Adam Kirsch in Tablet on The Rebbe: The Life and Afterlife of Menachem Mendel Schneerson and Open Secret: Postmessianic Messianism and the Mystical Revision of Menahem Mendel Schneerson:
Faith, it has been said, is the evidence of things not seen. By that definition, to believe in Menachem Mendel Schneerson, the seventh Lubavitcher Rebbe, requires no faith at all: It is far easier to see him today, anywhere in the world, than it was when he was actually alive…On YouTube, Chabad.org, and many other sites, you can hear the Rebbe talk about Torah and world events, watch him distribute dollar bills to guests (a practice that became his trademark), and witness some of his frequent visits to the grave of his predecessor, Yosef Yitzhak, the sixth Rebbe—the tomb, or tsiyen, where Schneerson himself now rests, in Queens, not far from JFK airport.
On NPR, Marueen Corrigan reviews Pearl Buck in China:
As Spurling deftly illustrates, that alienation gave Buck her stance as a writer, gracing her with the outsider vision needed to interpret one world to another. Buck's unconventional childhood also seems to have made her resistant to group think: In midlife, as a famous novelist, she made enemies criticizing the racism of the mission movement; she also shocked contemporaries by writing in her memoir, The Child Who Never Grew, about her brain-damaged daughter Carol, at a time when such children were quietly institutionalized and publicly forgotten.
In The Oregonian, David Beispiel talks Wordsworth:
Wordsworth's best writing values the second two lines' spontaneity and feel for common life. He emphasizes a correspondence between nature and the inner life — with the self and the imagination supreme. This, alone, is his greatest argument against Pope's poetry of Augustan authority. For Wordsworth, poetry is not an argument — as it was for Pope and George Herbert and Anne Bradstreet. Instead, poetry is a mood, an emotion and a way of feeling that distills experience. Wordsworth's definition of poetry, in fact, has come to dominate the thinking and the making of poetry in English for two centuries.
Colette Bancroft covers John Brandon's Citrus Country for the St. Petersburg Times:
Citrus County explores the consequences of that act on its characters' lives in ways that both surprise and ring true. Brandon draws his characters so deftly that we can be horrified and intrigued by them at once, and his plot just as deftly avoids cliches.
In Slate, Wendy Smith writes on Allegra Goodman's The Cookbook Collector:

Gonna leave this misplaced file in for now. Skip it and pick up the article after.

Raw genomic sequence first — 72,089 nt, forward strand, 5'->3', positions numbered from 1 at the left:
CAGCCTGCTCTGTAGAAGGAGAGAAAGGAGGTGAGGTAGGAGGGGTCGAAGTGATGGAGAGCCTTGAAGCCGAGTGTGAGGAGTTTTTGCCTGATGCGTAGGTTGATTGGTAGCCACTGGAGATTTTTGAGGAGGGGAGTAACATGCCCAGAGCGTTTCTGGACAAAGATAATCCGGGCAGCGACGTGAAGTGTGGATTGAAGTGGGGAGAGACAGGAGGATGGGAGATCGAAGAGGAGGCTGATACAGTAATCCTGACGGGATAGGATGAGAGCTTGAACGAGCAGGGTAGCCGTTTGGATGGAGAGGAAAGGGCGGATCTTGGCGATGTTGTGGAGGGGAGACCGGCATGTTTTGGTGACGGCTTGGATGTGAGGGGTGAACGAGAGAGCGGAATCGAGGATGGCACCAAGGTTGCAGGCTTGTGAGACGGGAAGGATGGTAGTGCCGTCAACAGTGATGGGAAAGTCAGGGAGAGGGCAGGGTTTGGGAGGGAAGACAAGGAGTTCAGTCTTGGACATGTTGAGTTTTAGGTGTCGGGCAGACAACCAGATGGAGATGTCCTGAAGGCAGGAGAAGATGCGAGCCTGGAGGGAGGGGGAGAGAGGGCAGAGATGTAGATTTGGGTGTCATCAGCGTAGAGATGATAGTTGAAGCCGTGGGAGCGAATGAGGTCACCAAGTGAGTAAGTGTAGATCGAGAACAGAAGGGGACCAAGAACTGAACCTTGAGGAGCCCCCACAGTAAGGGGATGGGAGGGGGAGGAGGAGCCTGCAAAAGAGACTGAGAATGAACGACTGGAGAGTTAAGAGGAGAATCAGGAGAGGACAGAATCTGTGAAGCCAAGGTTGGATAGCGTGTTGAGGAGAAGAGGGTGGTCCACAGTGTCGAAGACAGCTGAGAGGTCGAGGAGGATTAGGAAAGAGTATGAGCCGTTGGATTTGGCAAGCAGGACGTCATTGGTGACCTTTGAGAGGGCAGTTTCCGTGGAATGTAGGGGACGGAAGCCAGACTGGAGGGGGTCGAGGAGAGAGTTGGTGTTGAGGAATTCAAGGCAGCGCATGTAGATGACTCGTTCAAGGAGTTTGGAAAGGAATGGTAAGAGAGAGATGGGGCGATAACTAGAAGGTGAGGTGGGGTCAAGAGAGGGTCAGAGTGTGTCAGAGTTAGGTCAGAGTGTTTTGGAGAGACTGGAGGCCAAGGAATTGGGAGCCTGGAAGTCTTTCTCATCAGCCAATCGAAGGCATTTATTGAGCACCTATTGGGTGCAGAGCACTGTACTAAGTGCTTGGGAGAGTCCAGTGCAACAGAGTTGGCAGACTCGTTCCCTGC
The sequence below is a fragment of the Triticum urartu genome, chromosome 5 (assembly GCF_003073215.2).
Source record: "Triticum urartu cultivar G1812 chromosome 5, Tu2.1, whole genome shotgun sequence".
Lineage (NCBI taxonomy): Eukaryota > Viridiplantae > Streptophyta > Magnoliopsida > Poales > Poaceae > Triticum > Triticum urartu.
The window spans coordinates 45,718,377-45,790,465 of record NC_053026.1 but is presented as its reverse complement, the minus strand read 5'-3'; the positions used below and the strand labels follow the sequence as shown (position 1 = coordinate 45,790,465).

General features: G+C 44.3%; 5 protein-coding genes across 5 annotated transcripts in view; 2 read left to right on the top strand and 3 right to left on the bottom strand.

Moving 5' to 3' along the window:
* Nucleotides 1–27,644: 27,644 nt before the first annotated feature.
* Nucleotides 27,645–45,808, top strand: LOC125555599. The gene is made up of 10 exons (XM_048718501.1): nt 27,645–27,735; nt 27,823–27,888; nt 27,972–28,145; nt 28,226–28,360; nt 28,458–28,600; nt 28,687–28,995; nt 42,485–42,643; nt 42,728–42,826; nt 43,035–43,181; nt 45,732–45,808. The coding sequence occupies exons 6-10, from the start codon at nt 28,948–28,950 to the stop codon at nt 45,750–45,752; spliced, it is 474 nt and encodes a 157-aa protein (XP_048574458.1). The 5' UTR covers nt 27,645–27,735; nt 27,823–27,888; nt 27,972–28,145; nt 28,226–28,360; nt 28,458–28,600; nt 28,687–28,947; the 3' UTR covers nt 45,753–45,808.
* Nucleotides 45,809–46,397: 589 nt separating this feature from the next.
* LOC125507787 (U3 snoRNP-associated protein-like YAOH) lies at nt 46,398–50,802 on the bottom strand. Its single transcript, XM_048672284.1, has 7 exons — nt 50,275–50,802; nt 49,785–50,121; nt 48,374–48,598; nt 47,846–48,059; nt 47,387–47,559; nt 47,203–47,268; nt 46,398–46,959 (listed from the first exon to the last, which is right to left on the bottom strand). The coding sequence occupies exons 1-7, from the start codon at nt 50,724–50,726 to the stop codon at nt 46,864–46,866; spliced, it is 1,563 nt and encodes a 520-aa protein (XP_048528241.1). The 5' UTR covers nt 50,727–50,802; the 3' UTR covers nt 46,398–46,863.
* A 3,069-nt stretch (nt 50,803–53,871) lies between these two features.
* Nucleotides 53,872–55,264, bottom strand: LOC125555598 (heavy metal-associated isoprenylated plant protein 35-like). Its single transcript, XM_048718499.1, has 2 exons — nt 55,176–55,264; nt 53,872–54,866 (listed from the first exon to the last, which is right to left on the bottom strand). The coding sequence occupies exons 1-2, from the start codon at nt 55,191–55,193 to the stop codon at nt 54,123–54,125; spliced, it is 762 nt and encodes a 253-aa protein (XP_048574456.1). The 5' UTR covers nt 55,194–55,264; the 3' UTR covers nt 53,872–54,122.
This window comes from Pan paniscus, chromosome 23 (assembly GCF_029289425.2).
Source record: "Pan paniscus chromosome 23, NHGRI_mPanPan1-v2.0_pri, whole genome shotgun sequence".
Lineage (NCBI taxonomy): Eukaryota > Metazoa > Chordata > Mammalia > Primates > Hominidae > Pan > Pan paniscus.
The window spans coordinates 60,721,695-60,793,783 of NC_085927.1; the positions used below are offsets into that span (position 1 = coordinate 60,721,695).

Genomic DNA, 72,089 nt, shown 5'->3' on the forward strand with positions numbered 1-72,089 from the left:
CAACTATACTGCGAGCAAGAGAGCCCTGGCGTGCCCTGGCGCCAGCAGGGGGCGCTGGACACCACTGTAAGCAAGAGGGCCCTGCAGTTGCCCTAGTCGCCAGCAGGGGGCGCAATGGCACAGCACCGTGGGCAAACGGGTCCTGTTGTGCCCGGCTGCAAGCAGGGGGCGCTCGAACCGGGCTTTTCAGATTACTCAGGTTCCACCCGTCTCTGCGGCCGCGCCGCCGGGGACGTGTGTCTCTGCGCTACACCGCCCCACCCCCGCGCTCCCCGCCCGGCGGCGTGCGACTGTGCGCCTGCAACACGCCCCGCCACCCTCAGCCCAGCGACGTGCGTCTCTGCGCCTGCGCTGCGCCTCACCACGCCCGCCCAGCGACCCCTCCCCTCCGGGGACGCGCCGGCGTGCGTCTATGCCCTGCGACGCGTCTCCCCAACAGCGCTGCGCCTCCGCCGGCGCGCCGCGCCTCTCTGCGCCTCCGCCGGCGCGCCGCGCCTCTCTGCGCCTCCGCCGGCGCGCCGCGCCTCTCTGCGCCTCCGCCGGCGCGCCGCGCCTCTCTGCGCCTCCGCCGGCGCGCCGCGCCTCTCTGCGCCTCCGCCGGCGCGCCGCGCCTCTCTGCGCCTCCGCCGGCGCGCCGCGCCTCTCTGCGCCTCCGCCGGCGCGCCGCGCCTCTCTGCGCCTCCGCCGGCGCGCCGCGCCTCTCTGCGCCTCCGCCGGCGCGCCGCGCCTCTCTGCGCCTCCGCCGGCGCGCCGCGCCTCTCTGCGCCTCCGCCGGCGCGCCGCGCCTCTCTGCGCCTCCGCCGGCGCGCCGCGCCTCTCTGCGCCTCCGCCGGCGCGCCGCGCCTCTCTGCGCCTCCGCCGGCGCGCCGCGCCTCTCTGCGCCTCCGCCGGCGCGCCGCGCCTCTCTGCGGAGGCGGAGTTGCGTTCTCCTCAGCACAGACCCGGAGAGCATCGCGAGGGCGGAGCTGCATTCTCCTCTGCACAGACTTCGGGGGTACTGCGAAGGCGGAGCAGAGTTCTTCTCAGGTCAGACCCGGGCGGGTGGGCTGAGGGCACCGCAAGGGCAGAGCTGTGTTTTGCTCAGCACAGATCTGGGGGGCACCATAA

Allegra Goodman has rediscovered her sense of humor. Not that her new novellacks seriousness: With a plot propelled by the dotcom bubble and a principal character in the wrong place on 9/11, it tackles big, contemporary topics. But “The Cookbook Collector” takes a welcome step back from the dark brilliance of its predecessor,“Intuition.”A grim tale of possible fraud at a cancer research lab, that novel displayed all of Goodman's searching moral intelligence and virtually none of the wit or amused savoring of human folly found in such previous works as “Paradise Park” and “The Family Markowitz”. In her new novel, she works on a larger social canvas than ever before, armed with an awareness that to comprehend all the scheming and the sorrow, wit is indispensable.
Anis Shivani interviews Breathless in Bombay author Murzban Shroff:
In Shroff's stories, Mumbai is a city of corruption and caste division, just as much as it is a city of emerging meritocracy and class breakdown. Shroff's writing has little in common with the standard American short story's constriction, narcissism, and exhibitionism; the influence of Chekhov and other Russians clearly comes through in an expansive, restful melancholy, a metaphysic that is simultaneously hot and cool.
Michael O'Donnell covers two new books about l'affaire Dreyfus for The Washington Monthly:
If European fascism were a ladder, the Dreyfus affair would have its own rung. Situated between the Russian pogroms of the 1880s and the first echoes of the goose step, it ushered in the bloody new century with the cry of “Death to the Jews” and the smashing of store windows. Writing in 1951, Hannah Arendt marveled that “[n]either the first nor the second World War has been able to bury the [Dreyfus] affair in oblivion,” and observed, “Down to our times, the term anti-Dreyfusard can still serve as a recognized name for all that is anti-republican, antidemocratic, and anti-Semitic.”
In The San Francisco Chronicle, Rayyan al-Shawaf reviews Megan Stack's Every Man in This Village Is a Liar: An Education in War:
So moving are these stories, so passionately related by a traumatized journalist – Stack recently requested another posting, and is now the Los Angeles Times' Moscow bureau chief – that one might momentarily forget the distressing lack of originality in the author's conclusions.
Steven G. Kellman in the B&N Review about A Thousand Peaceful Cities, by Jerzy Pilch:
Pilch’s antic sensibility confirms that he is the compatriot of Witold Gombrowicz, the Polish maestro of absurdist pranks. But readers with a taste for the fermented Irish blarney of Flann O’Brien, Samuel Beckett, and John Kennedy Toole might also savor Pilch.
At Shelf Awareness, Harvey Freedenberg reviews Anthony Doerr's Memory Wall: Stories:
In its breadth and depth, Anthony Doerr's second collection–two novellas and four short stories–extends the impressive range displayed in his 2003 debut, The Shell Collector. Traversing settings from South Africa to Wyoming to Lithuania to suburban Cleveland, and time from the Holocaust to a near-term dystopian future, Doerr probes the subject of memory in evocative prose that enhances the richness of these consistently moving tales.